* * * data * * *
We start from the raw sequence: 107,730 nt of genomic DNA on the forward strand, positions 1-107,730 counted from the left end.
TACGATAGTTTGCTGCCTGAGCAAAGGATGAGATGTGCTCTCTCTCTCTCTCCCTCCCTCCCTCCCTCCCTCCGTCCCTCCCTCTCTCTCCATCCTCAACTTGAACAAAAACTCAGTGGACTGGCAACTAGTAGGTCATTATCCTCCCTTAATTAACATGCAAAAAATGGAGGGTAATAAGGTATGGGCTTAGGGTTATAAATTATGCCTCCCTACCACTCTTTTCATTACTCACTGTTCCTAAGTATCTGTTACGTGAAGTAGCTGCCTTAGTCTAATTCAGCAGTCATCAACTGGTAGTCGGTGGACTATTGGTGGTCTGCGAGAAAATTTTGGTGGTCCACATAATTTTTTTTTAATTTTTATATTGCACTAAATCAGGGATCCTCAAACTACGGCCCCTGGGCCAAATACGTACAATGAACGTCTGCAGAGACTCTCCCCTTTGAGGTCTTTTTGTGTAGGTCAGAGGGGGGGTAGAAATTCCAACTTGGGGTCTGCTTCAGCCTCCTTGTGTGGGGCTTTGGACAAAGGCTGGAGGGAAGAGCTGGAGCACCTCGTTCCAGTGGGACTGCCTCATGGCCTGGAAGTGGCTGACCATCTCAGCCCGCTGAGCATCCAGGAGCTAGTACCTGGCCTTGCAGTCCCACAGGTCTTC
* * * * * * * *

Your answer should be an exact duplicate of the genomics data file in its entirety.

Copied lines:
We start from the raw sequence: 107,730 nt of genomic DNA on the forward strand, positions 1-107,730 counted from the left end.
TACGATAGTTTGCTGCCTGAGCAAAGGATGAGATGTGCTCTCTCTCTCTCTCCCTCCCTCCCTCCCTCCCTCCGTCCCTCCCTCTCTCTCCATCCTCAACTTGAACAAAAACTCAGTGGACTGGCAACTAGTAGGTCATTATCCTCCCTTAATTAACATGCAAAAAATGGAGGGTAATAAGGTATGGGCTTAGGGTTATAAATTATGCCTCCCTACCACTCTTTTCATTACTCACTGTTCCTAAGTATCTGTTACGTGAAGTAGCTGCCTTAGTCTAATTCAGCAGTCATCAACTGGTAGTCGGTGGACTATTGGTGGTCTGCGAGAAAATTTTGGTGGTCCACATAATTTTTTTTTAATTTTTATATTGCACTAAATCAGGGATCCTCAAACTACGGCCCCTGGGCCAAATACGTACAATGAACGTCTGCAGAGACTCTCCCCTTTGAGGTCTTTTTGTGTAGGTCAGAGGGGGGGTAGAAATTCCAACTTGGGGTCTGCTTCAGCCTCCTTGTGTGGGGCTTTGGACAAAGGCTGGAGGGAAGAGCTGGAGCACCTCGTTCCAGTGGGACTGCCTCATGGCCTGGAAGTGGCTGACCATCTCAGCCCGCTGAGCATCCAGGAGCTAGTACCTGGCCTTGCAGTCCCACAGGTCTTC